(Bloomberg) — About 4.2 million people signed up for Obamacare health plans through February as the administration tries to focus the attention of consumers on the March 31 deadline for Americans to enroll.

Youth enrollment continued to expand, with 1.1 million people ages 18 to 34 signed up by March 1, an increase of 268,475 in a month, U.S. health officials said Tuesday in a report. President Barack Obama has made a special effort to appeal to young adults, including exchanging barbs with comedian Zach Galifianakis while pitching the health care law on the actor’s parody web talk-show “Between Two Ferns.”

A survey this week found the number of uninsured dropped since the health care law took effect Jan. 1. About 15.9% of Americans lack coverage this year, down from an all-time high of 18% in 2013, Gallup Inc. said yesterday.

“Now, during this final month of open enrollment our message to the American people is this: You still have time to get covered, but you’ll want to sign up today — the deadline is March 31,” U.S. Health Secretary Kathleen Sebelius said in a statement.

The Congressional Budget Office estimates that about 6 million people will sign up this year for private plans under the new insurance marketplaces created by the Affordable Care Act. Another 8 million are expected to join Medicaid, which is being expanded in at least 25 states. The goal of the 2010 law is to reduce the country’s estimated 48 million uninsured.

Life changes

After March 31, open enrollment in private plans is closed for 2014 and people can only sign up if they experience life changes such as getting married or losing a job. Americans who don’t carry insurance starting April 1 will be liable for tax penalties of as much as 1% of their income.

The CBO says it expects the government to collect $2 billion in penalties next year.

The new data on enrollment show that about 943,000 people signed up for private plans in February, fewer than the 1.1 million that signed up in January. Administration officials expect a surge of enrollment this month as the deadline approaches, similar to the burst in December, when 1.8 million signed up before an end-of-the-month deadline for coverage starting Jan. 1.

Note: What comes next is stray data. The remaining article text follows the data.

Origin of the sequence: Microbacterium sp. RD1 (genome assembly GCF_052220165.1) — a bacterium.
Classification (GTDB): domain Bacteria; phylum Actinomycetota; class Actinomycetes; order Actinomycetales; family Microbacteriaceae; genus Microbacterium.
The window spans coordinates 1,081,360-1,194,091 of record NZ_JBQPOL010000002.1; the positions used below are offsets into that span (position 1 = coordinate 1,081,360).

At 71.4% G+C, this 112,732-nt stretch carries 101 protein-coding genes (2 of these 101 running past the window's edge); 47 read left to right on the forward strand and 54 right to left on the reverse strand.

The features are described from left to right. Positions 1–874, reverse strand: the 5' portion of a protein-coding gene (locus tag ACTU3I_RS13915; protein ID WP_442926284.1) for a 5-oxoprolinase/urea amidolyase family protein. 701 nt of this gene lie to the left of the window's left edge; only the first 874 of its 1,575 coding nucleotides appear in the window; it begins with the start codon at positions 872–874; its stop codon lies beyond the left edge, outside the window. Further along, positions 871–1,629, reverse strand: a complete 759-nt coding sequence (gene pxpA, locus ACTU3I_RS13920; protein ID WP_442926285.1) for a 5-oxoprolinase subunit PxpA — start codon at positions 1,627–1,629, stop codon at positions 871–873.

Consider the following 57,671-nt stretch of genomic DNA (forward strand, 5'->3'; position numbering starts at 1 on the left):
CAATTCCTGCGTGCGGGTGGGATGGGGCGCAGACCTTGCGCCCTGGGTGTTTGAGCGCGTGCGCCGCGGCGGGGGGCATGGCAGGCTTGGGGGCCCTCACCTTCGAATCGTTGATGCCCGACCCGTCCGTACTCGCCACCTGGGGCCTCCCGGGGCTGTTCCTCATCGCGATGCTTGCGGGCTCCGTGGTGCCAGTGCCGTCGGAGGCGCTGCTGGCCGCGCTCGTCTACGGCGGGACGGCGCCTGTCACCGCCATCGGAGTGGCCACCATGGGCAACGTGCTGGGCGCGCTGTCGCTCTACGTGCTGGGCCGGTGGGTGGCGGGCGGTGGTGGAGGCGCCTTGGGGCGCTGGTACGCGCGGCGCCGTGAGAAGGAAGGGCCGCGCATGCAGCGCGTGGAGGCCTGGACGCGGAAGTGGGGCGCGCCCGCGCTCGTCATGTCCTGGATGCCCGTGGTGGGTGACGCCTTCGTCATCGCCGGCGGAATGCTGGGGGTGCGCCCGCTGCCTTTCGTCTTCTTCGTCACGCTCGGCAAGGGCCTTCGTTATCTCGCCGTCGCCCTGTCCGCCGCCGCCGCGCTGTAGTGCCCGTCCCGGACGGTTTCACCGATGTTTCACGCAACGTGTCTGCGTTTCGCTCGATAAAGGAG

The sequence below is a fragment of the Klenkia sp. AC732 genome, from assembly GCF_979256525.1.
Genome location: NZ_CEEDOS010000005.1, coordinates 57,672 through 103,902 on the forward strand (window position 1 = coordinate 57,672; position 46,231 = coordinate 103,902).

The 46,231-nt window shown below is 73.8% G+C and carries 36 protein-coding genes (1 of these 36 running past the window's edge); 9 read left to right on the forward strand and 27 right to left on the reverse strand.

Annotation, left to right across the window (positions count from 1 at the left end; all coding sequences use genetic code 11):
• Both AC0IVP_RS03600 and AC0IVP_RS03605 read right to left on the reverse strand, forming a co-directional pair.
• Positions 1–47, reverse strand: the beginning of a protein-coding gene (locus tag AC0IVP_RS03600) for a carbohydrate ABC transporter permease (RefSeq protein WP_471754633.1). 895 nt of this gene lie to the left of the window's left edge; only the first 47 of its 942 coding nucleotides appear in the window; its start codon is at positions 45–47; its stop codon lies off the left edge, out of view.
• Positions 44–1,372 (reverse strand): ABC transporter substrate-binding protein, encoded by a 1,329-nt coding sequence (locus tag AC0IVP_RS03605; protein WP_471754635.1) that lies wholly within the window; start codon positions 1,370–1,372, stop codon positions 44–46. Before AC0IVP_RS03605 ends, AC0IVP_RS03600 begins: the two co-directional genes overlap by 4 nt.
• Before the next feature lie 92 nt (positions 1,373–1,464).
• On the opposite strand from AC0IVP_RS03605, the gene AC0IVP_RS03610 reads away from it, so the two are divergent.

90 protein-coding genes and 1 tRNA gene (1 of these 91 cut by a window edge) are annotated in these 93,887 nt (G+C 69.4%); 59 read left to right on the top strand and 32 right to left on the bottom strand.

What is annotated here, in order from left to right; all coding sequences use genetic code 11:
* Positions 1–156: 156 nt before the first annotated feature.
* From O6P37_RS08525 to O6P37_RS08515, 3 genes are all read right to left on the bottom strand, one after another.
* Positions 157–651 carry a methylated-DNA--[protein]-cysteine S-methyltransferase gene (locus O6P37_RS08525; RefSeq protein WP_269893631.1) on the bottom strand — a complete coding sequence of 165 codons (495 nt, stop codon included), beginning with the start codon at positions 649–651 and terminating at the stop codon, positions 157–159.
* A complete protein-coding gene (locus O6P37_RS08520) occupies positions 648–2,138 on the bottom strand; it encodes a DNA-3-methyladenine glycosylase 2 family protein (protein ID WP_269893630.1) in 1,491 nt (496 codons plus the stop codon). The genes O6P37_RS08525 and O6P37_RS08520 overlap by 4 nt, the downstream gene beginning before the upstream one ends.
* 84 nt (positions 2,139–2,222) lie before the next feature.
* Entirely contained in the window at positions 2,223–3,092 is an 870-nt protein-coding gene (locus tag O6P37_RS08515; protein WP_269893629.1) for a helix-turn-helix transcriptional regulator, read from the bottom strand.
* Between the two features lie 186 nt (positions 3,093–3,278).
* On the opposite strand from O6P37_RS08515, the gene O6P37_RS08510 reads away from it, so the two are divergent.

California continues to lead the nation in enrollment, with 869,000 people in private plans. Florida is second with 442,000 — the most of any state that relies on the federal enrollment system, Healthcare.gov.

Government subsidies

The administration said 83% of those who selected a plan are eligible to receive financial assistance to help pay premiums or other plan costs.

About 25% of people who have enrolled are from ages 18 to 34, a key demographic because young adults are generally healthier than older people. Insurers need as many young people on their rolls as possible to balance the cost of caring for older, sicker people and avoid future premium increases.

To that end, the administration is plowing resources into contacting young adults. Valerie Jarrett, a senior adviser to Obama, planned calls today to three radio programs aimed at young people and the White House hosted an event with entrepreneurs, researchers and graduate students that it called “#GeeksGetCovered.” Obama’s appearance on “Between Two Ferns” had drawn 3.9 million viewers before 3 p.m. New York time today at the site that produced it, Funnyordie.com.

The show began with trademark rude questions from Galifianakis — “I have to know, what is it like to be the last black president?” Eventually the two segued to the Affordable Care Act.

“Have you heard of healthcare.gov?” Obama asked the actor best known for his roles in the three “Hangover” movies.

“Here we go,” Galifianakis said, sighing. “OK, let’s get this out of the way. What did you come here to plug?”

Register or login for access to this item and much more

All Employee Benefit Adviser content is archived after seven days.

Community members receive:
  • All recent and archived articles
  • Conference offers and updates
  • A full menu of enewsletter options
  • Web seminars, white papers, ebooks

Don't have an account? Register for Free Unlimited Access